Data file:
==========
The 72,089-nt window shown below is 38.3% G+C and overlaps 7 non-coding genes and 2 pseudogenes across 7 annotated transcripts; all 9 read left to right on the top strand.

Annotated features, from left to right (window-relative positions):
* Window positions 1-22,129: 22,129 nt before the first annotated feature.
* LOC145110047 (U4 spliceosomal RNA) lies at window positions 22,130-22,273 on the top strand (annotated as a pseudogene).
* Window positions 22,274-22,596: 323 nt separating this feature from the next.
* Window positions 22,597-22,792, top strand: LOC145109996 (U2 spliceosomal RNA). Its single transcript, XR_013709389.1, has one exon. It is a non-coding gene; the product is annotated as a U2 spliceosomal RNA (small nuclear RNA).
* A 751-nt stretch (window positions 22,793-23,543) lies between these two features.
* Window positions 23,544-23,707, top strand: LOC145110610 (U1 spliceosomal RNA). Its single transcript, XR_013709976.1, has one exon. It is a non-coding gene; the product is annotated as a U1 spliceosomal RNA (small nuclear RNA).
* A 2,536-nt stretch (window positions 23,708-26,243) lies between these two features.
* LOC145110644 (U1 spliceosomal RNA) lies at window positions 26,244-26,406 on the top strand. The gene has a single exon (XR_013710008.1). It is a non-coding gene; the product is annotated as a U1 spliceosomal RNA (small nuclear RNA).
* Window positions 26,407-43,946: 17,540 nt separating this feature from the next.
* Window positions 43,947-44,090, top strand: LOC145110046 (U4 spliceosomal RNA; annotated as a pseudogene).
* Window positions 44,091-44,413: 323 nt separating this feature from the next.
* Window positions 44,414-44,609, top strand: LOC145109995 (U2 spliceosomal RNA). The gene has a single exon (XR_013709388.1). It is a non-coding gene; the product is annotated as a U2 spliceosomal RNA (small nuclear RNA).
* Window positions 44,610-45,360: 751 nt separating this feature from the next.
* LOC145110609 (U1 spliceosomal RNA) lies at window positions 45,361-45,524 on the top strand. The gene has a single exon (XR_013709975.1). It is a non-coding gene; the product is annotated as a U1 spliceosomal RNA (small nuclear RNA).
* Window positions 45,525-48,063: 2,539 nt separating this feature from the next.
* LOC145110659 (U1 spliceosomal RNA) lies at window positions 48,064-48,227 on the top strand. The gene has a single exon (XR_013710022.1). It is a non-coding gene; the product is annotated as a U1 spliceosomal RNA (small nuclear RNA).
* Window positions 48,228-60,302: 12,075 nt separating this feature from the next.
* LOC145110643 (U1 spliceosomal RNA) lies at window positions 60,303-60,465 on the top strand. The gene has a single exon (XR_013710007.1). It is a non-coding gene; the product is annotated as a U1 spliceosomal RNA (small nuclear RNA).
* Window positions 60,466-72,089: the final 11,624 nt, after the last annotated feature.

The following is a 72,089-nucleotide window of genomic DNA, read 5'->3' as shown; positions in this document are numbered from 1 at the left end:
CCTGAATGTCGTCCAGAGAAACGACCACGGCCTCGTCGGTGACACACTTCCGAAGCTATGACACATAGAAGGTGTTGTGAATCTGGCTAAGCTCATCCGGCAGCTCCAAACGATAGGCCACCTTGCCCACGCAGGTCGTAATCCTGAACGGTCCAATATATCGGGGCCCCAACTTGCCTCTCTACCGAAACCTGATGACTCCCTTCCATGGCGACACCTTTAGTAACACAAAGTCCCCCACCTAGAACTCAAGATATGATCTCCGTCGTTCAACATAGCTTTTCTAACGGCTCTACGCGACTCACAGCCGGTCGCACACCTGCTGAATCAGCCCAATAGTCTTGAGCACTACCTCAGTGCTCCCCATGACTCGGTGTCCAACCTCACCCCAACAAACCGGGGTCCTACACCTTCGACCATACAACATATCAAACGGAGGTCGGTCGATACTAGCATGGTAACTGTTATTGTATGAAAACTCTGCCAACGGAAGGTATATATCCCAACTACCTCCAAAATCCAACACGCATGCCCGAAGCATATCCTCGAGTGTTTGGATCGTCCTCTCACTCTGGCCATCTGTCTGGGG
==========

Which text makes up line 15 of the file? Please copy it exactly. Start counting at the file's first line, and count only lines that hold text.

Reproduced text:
* Window positions 44,610-45,360: 751 nt separating this feature from the next.